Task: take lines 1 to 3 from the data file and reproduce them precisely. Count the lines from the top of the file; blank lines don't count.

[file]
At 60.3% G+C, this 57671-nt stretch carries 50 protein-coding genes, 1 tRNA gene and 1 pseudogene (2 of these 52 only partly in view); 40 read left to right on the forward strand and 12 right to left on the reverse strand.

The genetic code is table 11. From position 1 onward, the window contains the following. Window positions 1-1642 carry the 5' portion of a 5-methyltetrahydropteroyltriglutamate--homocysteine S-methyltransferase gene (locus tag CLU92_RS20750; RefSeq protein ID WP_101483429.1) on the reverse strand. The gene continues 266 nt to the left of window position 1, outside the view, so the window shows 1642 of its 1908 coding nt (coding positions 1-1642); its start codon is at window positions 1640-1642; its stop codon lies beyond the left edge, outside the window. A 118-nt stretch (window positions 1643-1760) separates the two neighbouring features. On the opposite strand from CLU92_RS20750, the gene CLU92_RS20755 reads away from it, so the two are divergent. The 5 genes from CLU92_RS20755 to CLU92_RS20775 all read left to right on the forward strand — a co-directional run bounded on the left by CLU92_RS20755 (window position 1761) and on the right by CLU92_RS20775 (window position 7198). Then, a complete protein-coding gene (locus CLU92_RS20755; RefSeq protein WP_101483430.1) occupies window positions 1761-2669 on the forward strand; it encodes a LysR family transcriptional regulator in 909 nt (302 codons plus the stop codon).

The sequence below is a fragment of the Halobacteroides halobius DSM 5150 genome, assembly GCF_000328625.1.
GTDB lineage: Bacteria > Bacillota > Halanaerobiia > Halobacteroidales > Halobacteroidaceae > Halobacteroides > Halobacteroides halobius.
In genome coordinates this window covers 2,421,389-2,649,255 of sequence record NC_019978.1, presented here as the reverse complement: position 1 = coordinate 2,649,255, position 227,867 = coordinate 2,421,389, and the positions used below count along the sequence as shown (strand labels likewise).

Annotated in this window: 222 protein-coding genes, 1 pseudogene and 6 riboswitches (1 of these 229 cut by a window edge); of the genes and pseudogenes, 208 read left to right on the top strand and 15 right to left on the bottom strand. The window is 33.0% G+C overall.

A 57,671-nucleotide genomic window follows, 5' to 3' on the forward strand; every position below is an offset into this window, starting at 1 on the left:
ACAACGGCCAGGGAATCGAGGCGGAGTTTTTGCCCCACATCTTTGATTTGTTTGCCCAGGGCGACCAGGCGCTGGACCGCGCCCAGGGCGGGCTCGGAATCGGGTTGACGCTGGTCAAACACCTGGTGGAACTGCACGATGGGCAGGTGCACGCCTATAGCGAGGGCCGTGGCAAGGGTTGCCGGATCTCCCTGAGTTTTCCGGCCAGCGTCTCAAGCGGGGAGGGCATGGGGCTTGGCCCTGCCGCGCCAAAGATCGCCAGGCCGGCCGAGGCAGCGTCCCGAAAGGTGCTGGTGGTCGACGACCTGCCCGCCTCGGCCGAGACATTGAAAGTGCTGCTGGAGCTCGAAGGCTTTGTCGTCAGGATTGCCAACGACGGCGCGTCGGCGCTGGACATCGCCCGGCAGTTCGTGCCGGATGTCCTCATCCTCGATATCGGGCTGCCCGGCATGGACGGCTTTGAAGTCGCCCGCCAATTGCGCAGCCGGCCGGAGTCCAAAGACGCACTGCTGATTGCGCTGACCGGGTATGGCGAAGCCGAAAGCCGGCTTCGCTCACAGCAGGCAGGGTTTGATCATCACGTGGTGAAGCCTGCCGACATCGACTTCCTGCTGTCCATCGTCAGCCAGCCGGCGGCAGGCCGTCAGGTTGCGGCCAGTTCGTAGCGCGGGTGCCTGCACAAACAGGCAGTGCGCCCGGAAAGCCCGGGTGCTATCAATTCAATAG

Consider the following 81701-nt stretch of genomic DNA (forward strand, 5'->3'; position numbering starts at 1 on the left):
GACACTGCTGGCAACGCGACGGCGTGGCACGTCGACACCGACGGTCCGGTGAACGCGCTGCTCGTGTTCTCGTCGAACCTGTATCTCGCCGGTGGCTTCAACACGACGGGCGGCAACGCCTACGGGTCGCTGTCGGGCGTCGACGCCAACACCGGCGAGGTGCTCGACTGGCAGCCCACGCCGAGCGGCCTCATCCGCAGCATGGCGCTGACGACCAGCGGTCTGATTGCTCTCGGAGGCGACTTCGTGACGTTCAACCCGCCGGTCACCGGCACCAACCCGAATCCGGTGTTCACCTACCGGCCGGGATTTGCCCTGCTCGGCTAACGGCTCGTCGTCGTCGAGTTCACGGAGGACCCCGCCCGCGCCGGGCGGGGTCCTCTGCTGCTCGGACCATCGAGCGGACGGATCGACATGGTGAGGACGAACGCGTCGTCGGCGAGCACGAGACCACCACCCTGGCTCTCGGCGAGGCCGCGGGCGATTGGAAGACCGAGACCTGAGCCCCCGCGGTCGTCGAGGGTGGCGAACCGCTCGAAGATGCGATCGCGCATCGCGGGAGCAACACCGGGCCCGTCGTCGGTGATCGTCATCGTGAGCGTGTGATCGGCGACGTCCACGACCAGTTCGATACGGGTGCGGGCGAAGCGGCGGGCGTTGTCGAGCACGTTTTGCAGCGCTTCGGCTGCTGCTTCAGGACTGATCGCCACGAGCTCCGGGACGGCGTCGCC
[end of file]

At 60.3% G+C, this 57671-nt stretch carries 50 protein-coding genes, 1 tRNA gene and 1 pseudogene (2 of these 52 only partly in view); 40 read left to right on the forward strand and 12 right to left on the reverse strand.

The genetic code is table 11. From position 1 onward, the window contains the following. Window positions 1-1642 carry the 5' portion of a 5-methyltetrahydropteroyltriglutamate--homocysteine S-methyltransferase gene (locus tag CLU92_RS20750; RefSeq protein ID WP_101483429.1) on the reverse strand. The gene continues 266 nt to the left of window position 1, outside the view, so the window shows 1642 of its 1908 coding nt (coding positions 1-1642); its start codon is at window positions 1640-1642; its stop codon lies beyond the left edge, outside the window. A 118-nt stretch (window positions 1643-1760) separates the two neighbouring features. On the opposite strand from CLU92_RS20750, the gene CLU92_RS20755 reads away from it, so the two are divergent. The 5 genes from CLU92_RS20755 to CLU92_RS20775 all read left to right on the forward strand — a co-directional run bounded on the left by CLU92_RS20755 (window position 1761) and on the right by CLU92_RS20775 (window position 7198). Then, a complete protein-coding gene (locus CLU92_RS20755; RefSeq protein WP_101483430.1) occupies window positions 1761-2669 on the forward strand; it encodes a LysR family transcriptional regulator in 909 nt (302 codons plus the stop codon).

The sequence below is a fragment of the Halobacteroides halobius DSM 5150 genome, assembly GCF_000328625.1.